Up until recently, the country allowed internet service providers to set their own speeds, reducing the potential of a high-speed connection. In response to reform requests, the Filipino government has set a minimum speed requirement of 256 kilobytes per second (kbps), giving signs that the country’s internet speed will soon be on par with its other modern conveniences. Currently, however, it ranks at the bottom of Asian countries when it comes to connection speeds.
5. A Plethora of Activities
The country is known for its tropical beaches, diving locations and amazing views, and it entices retirees to live active and outdoor lifestyles. From the sands of famous Boracay Island to the hills of Tagaytay, the Philippines has thousands of islands that offer unique outdoor benefits.
The Filipino weather, which is made up of a long dry season followed by a long rainy season, is conducive to outdoor activities. Even during the rainy season, the temperature is fair throughout the entire year. If the weather gets too rainy for hiking and beach lounging, the country offers great wellness centers that give massages and promote relaxation.
6. Low Language Barrier
For Americans looking to retire to this country, English is one of the Philippines’ official languages. Many, if not all, Filipinos are fluent in English, making a transition to this country an easy one.
………………………………………………End of Investopedia article………………………………………………………….
After reading the article, I felt the need to “clarify” a few things, so I responded in summarized fashion:
Wow, is this article ever sensationalized! Live comfortably for $1,000? In comparable luxury for $1,200? (Comparable must be a keyword.) English is ONE of the “official” languages where “many, if not all are fluent in English” Really? (very few speak English where I live.) Medical care on par with the U.S? In the Province? That’s just funny. Crystal clear waters and great diving everywhere? Have you swam near an estuary lately? Show me a coral reef that is greater than 5% intact. Modern transportation systems…how about a jeepney? Internet speed minimums of 256kps? 256k is a joke in itself! And I saved the best for last – “Diversity of Food” – Aside from an abundance of fresh fruit and vegetables, meats, and sea foods, most food preparation in the Philippines is either fried, full of fat, or loaded with sugar! Look up the incidence of heart disease, stroke, and diabetes in this country! That pretty much leaves two good reasons to retire in the Philippines – The weather is warm all year round and the beer and the brandy are really cheap!
Okay, by the end of my post, I was feeling somewhat cynical. As I responded in a “comment” fashion as opposed to a full rebuttal of sorts, I didn’t feel as if my reply was insulting to anyone, except maybe the article author, and he or she probably deserved it. That article was ambiguous at best, and I was merely implying that the gist of the article was not entirely accurate, that it should be considered “exaggerated.” No harm, no foul, and with just a little sarcasm thrown in for good measure. My goal is always to encourage readers to do their own research, and especially learn not to place a lot of trust in improvised or sensationalized articles that leads one to believe that everything is not too good to be true. Most of the guys in this forum would agree with me on almost any given day (because they also live here in the Philippines), except for this one Filipino guy who lives in the San Diego area who responded with: “sounds like you’re not very happy living there. then get the hell out and move to China or Indonesia. better yet, go to the middle east. stop crying like a baby. maybe that’s the reason why you’re wearing a mask so nobody would recognize you. why don’t you take your mask off before saying anything bad about Calbayog.” (He was referring to my personal Halloween profile on Facebook and I don’t remember saying anything bad about any city.)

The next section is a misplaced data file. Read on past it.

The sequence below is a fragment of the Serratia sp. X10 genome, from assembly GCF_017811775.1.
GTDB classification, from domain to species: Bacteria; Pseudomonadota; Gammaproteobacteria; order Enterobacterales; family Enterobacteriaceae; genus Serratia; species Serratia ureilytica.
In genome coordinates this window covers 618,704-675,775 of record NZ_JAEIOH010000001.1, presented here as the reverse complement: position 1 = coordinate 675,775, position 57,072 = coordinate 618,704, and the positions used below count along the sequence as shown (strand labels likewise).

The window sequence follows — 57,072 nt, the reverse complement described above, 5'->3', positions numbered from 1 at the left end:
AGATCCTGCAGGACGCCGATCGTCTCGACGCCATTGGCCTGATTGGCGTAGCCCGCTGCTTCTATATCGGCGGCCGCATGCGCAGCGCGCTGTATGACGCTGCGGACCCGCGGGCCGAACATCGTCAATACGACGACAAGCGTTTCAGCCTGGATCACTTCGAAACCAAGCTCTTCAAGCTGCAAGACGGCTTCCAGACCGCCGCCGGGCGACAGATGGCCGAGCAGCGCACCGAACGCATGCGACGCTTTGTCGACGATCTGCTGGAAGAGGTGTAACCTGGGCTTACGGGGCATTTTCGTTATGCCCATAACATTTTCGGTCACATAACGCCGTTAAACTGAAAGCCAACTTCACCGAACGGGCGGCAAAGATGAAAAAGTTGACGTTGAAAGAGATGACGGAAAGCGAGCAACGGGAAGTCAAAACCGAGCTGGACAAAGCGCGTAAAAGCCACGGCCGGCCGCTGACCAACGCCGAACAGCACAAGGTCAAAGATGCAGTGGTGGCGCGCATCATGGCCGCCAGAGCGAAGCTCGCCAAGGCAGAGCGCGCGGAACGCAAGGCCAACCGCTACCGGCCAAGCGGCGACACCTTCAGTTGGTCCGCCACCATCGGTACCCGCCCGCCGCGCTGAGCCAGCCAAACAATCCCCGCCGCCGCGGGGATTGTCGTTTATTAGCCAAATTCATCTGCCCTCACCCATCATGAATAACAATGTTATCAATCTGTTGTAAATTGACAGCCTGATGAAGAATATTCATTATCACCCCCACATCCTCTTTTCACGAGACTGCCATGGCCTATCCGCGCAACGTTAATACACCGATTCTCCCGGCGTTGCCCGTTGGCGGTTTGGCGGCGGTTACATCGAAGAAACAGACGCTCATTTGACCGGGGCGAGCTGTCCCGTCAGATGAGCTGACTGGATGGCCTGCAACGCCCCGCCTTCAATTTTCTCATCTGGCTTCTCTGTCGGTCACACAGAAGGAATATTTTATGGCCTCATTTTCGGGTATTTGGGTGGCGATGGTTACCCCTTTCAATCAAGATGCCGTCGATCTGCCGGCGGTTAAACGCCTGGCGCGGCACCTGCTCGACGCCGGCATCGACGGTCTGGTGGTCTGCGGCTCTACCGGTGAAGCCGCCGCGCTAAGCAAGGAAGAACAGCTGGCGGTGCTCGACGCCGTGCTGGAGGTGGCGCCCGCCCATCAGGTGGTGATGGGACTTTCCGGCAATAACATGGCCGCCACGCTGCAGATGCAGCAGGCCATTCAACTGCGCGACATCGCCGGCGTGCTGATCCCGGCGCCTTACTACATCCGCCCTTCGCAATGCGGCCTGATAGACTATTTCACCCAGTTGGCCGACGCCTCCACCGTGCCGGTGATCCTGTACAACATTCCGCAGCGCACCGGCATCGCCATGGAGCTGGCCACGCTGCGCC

Now normally when someone disagrees with me I can usually remain civil. But today, because he sounded so crude, all I could muster up was to call him and idiot and then further explain to him that I was simply pointing out all the sensationalism in the article. Then he then basically enlightened me with: “I already know where you live. My wife is from xxx xxxxxxxx, Samar and I’ll be seeing you when I go home in a few months.”
Not once did I ever give the indication I was not happy living here, nor did my comments sound like a baby crying. Mine was a truthful reply to a nefariously written article, in my opinion. I admit, I may not have been wearing my most tactful flip-flops this morning, but I’m not moving anywhere just because some easily offended immigrant living in MY home country tells me to because he assumes I’m unhappy!
And I would be remiss if I did not mention and give thanks for all the supportive comments I received during my little online fray this morning…when my attacker got none! And the weather is fine and the beer and the brandy here still remain a very good deal! There…I do feel much better now.
To qualify my remarks about higher than average heath issues in the country, here is a good country-by-country comparative link… http://www.worldlifeexpectancy.com/cause-of-death/stroke/by-country/